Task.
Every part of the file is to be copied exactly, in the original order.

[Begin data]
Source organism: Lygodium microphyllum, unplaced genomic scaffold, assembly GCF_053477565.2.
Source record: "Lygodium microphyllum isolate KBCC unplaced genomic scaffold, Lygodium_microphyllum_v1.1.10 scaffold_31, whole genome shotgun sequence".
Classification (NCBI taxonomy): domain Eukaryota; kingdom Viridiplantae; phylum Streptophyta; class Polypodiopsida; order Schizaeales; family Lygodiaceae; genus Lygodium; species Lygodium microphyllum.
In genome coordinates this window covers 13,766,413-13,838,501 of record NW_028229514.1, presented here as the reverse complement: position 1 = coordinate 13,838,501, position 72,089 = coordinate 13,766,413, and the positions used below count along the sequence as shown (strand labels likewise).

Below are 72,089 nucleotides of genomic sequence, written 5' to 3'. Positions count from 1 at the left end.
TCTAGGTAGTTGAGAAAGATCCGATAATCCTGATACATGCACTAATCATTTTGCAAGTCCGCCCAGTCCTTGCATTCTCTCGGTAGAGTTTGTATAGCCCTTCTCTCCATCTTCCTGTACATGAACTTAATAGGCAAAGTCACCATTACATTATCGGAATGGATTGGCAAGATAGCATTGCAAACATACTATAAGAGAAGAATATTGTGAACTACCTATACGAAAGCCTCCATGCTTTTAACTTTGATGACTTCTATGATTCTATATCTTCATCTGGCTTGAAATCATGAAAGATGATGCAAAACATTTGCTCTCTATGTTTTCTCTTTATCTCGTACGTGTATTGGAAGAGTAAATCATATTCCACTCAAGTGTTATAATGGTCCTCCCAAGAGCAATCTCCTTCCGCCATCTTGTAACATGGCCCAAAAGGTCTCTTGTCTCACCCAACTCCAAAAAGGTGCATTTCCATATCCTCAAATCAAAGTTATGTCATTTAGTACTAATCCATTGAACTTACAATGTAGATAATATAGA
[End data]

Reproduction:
Source organism: Lygodium microphyllum, unplaced genomic scaffold, assembly GCF_053477565.2.
Source record: "Lygodium microphyllum isolate KBCC unplaced genomic scaffold, Lygodium_microphyllum_v1.1.10 scaffold_31, whole genome shotgun sequence".
Classification (NCBI taxonomy): domain Eukaryota; kingdom Viridiplantae; phylum Streptophyta; class Polypodiopsida; order Schizaeales; family Lygodiaceae; genus Lygodium; species Lygodium microphyllum.
In genome coordinates this window covers 13,766,413-13,838,501 of record NW_028229514.1, presented here as the reverse complement: position 1 = coordinate 13,838,501, position 72,089 = coordinate 13,766,413, and the positions used below count along the sequence as shown (strand labels likewise).

Below are 72,089 nucleotides of genomic sequence, written 5' to 3'. Positions count from 1 at the left end.
TCTAGGTAGTTGAGAAAGATCCGATAATCCTGATACATGCACTAATCATTTTGCAAGTCCGCCCAGTCCTTGCATTCTCTCGGTAGAGTTTGTATAGCCCTTCTCTCCATCTTCCTGTACATGAACTTAATAGGCAAAGTCACCATTACATTATCGGAATGGATTGGCAAGATAGCATTGCAAACATACTATAAGAGAAGAATATTGTGAACTACCTATACGAAAGCCTCCATGCTTTTAACTTTGATGACTTCTATGATTCTATATCTTCATCTGGCTTGAAATCATGAAAGATGATGCAAAACATTTGCTCTCTATGTTTTCTCTTTATCTCGTACGTGTATTGGAAGAGTAAATCATATTCCACTCAAGTGTTATAATGGTCCTCCCAAGAGCAATCTCCTTCCGCCATCTTGTAACATGGCCCAAAAGGTCTCTTGTCTCACCCAACTCCAAAAAGGTGCATTTCCATATCCTCAAATCAAAGTTATGTCATTTAGTACTAATCCATTGAACTTACAATGTAGATAATATAGA